- EU - EP Report on collecting societies for authors' rights +/-
(Europarl) Report on a Community framework for collecting societies for authors’ rights A5-0478/2003. Committee on Legal Affairs and the Internal Market Rapporteur: Raina A. Mercedes Echerer
- NL - Microsoft wins Lindows fight in the Netherlands +/-
(The Register) Rsellers of the Linux distribution Lindows in the Netherlands were ordered to stop selling the product. Amsterdam judge Rullmann agreed with Microsoft that in many ways Lindows is 'profiting from the success of Windows' by infringing Microsoft trademarks.
- US - Diebold v. the Bloggers +/-
(Berkman Briefings) The first Berkman Briefing about a case that throws up interesting issues about the tension between copyight and free speech, particulalry since the company seeking to revent publication of source code and embarrassing internal memoranda supplies machinery for electronic voting for 37 states in the US.
- US - Porn publisher sues credit card companies +/-
(Reuters) A California publisher of a pornographic magazine and website has sued Visa, MasterCard and other financial institutions in a complaint filed in the U.S. District Court for Northern California, saying they facilitated the illegal sale of pirated sex images flooding the Internet. Perfect 10 based the case on claims other websites were stealing their sexual imagery to make money, often through duplicitous advertising.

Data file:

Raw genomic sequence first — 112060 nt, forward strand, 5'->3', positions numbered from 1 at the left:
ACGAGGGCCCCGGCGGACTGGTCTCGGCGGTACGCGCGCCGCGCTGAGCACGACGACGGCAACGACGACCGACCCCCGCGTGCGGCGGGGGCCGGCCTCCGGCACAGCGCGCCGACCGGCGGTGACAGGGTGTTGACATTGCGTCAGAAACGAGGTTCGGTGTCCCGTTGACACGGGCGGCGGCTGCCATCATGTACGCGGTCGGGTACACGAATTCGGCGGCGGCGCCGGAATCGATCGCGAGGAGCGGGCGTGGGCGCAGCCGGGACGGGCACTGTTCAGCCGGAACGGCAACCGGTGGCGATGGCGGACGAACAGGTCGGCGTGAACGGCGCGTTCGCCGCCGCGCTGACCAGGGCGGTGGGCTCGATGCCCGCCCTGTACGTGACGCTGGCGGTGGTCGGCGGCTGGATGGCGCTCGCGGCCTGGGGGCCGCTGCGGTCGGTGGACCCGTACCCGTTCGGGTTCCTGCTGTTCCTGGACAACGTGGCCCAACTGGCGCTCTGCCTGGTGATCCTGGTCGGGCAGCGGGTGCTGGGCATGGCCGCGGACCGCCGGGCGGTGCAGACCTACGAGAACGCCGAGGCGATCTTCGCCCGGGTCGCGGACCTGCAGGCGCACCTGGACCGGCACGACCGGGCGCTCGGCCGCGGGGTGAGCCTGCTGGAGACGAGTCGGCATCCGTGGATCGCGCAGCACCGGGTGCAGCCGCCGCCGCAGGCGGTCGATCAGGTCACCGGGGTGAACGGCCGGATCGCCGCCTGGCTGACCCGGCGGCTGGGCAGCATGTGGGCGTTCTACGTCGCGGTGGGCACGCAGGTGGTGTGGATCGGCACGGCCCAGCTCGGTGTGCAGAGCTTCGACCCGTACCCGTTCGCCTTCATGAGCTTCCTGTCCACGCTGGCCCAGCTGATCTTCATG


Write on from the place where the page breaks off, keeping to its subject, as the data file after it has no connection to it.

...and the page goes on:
- US - The Tyranny of Copyright? +/-
(New York Times) by Robert S. Boynton. The 1998 Digital Millennium Copyright Act (D.M.C.A.), designed to protect copyrighted material on the Web, the act makes it possible for an Internet service provider to be liable for the material posted by its users - an extraordinary burden that providers of phone service, by contrast, do not share. Under the law, if an aggrieved party threatens to sue an Internet service provider over the content of a subscriber's Web site, the provider can avoid liability simply by removing the offending material. Since the mere threat of a lawsuit is usually enough to scare most providers into submission, the law effectively gives private parties veto power over much of the information published online.